We take note of petitioner’s assertion that the trial court found the respondent to be in bad faith in having the damage estimated without securing the consent of the petitioner and that not all the damages are attributable to the petitioner. However, these findings do not negate the correctness of the award by the trial court. Recognizing these facts, the trial court did not hold the petitioner liable for the whole amount of P384,732.52, but only for the amount of P200,000.00:chanrob1es virtual 1aw library

The defendants are likewise barred from demanding for the excess of the repairs as it was due (sic) without the knowledge of the plaintiff. 10

Anent the petitioner’s second cause of action, we find the same to be meritorious. In order to verify the soundness of petitioner’s claim, an examination of the permanent paragraphs of the memorandum of agreement between the parties is in order:chanrob1es virtual 1aw library

6. Where the buyer fails to deliver the check(s) due under paragraph 2 thereof, an interest equivalent to three percent (3%) per thirty (30) days period shall be imposed on the amount due for the duration of the delay.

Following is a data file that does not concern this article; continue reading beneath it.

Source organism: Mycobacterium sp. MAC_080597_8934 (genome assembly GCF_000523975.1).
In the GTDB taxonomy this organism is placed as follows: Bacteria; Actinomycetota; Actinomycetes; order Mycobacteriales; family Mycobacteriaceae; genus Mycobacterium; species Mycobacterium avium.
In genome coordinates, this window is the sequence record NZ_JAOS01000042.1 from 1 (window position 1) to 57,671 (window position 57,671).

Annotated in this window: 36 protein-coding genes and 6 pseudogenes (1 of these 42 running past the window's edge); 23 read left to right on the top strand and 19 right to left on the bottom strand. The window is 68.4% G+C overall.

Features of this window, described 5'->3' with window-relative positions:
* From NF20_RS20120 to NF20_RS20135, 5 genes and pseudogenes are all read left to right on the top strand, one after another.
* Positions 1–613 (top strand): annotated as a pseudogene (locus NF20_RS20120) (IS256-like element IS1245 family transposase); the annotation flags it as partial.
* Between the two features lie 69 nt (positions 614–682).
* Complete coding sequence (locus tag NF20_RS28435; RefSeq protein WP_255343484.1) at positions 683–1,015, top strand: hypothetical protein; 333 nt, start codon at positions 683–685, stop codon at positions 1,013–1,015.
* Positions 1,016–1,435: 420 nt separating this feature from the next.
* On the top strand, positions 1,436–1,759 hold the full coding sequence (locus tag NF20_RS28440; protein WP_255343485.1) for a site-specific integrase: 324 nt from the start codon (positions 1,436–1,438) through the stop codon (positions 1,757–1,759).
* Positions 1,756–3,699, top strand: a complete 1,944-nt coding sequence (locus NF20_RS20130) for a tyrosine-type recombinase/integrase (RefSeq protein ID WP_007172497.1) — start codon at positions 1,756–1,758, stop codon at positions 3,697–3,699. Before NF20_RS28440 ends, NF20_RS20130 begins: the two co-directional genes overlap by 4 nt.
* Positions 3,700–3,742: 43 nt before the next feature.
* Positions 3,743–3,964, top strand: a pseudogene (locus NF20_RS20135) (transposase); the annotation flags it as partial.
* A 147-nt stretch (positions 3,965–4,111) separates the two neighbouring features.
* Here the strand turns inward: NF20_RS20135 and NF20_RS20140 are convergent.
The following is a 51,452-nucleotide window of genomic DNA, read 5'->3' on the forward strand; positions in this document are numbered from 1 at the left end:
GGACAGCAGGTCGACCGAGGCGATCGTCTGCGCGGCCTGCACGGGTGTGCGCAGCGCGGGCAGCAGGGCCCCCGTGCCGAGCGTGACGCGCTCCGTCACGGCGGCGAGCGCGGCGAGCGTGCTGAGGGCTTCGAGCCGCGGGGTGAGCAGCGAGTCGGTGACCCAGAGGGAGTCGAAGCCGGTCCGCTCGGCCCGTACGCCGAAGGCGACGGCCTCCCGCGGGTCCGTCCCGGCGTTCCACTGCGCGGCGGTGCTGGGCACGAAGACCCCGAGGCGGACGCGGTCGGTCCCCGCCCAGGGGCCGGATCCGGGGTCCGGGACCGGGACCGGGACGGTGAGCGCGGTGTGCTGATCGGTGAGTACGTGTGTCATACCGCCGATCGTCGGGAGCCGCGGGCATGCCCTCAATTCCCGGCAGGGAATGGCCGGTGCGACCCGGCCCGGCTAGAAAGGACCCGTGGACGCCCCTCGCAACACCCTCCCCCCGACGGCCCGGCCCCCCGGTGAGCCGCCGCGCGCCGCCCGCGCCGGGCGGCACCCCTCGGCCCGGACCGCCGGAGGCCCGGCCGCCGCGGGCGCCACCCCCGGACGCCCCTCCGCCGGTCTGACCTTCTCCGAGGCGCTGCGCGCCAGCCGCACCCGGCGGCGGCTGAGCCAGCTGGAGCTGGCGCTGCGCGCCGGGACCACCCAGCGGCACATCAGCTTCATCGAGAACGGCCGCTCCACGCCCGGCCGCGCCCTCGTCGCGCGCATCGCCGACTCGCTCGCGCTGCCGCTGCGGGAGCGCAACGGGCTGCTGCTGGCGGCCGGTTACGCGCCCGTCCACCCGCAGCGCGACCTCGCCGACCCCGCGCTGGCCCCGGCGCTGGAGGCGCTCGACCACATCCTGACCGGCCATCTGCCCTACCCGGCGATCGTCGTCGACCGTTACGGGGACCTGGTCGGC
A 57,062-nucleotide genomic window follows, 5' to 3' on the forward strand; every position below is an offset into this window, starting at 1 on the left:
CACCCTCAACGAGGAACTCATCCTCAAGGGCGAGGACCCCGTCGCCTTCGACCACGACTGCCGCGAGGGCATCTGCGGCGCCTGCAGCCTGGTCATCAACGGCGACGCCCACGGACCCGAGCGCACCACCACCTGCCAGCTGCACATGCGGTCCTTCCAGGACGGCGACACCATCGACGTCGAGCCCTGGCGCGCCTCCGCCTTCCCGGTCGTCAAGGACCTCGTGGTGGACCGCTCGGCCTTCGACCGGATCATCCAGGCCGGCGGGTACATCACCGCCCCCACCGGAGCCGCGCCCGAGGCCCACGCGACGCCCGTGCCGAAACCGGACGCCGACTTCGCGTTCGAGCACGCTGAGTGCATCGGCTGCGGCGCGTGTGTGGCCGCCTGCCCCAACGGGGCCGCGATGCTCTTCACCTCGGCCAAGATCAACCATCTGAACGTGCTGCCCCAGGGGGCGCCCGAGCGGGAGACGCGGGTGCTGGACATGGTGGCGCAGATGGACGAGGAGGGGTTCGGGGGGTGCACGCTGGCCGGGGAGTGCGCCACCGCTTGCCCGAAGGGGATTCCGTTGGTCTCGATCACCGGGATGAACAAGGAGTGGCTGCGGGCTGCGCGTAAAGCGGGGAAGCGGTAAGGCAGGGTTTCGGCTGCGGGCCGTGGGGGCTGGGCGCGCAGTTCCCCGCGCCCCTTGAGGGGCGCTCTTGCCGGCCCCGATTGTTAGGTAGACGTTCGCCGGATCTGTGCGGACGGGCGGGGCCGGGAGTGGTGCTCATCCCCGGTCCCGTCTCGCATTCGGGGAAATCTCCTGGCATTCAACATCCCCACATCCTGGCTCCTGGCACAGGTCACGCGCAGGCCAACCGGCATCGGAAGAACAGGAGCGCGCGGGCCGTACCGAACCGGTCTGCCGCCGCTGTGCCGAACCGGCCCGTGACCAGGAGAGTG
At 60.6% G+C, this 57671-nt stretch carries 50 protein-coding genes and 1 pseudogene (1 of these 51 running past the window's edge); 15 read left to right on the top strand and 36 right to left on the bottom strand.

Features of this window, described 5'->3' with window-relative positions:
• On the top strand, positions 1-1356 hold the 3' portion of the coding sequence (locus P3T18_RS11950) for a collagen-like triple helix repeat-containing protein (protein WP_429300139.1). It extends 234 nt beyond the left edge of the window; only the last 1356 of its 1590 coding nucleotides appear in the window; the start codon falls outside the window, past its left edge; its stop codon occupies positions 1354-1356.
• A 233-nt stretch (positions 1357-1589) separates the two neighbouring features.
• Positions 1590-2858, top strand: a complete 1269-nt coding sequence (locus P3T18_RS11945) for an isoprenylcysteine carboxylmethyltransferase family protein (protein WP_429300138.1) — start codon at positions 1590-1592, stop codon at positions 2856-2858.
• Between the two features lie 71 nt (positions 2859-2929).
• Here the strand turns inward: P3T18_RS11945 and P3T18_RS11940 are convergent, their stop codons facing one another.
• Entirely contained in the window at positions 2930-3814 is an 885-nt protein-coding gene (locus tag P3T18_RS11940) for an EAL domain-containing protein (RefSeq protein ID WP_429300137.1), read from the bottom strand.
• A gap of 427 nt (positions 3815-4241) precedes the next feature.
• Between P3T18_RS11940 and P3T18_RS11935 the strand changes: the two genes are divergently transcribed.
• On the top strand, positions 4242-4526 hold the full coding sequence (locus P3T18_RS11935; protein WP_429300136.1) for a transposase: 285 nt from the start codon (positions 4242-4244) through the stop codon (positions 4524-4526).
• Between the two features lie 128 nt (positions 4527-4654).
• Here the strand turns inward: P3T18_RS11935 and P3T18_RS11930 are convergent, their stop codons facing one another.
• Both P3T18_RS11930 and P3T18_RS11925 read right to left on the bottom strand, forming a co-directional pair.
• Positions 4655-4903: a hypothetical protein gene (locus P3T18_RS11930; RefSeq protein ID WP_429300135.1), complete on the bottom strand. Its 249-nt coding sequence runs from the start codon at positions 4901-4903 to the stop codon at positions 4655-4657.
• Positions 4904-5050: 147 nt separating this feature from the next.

7. The owners shall have the right to terminate or rescind this agreement, and to forfeit the downpayment where the buyer fails to pay any of the first six (6) installments. The buyer shall have a grace period of sixty (60) days within which to pay the installments and the interest due for the reason of the delay.

The owners may thereafter forfeit the downpayment and sell the property to other parties without need of notice to the buyer, the owner shall not have other obligations to the buyer relating to the property subject of the right of first refusal by the buyer, as contained in the lease contract between the owner and the buyers.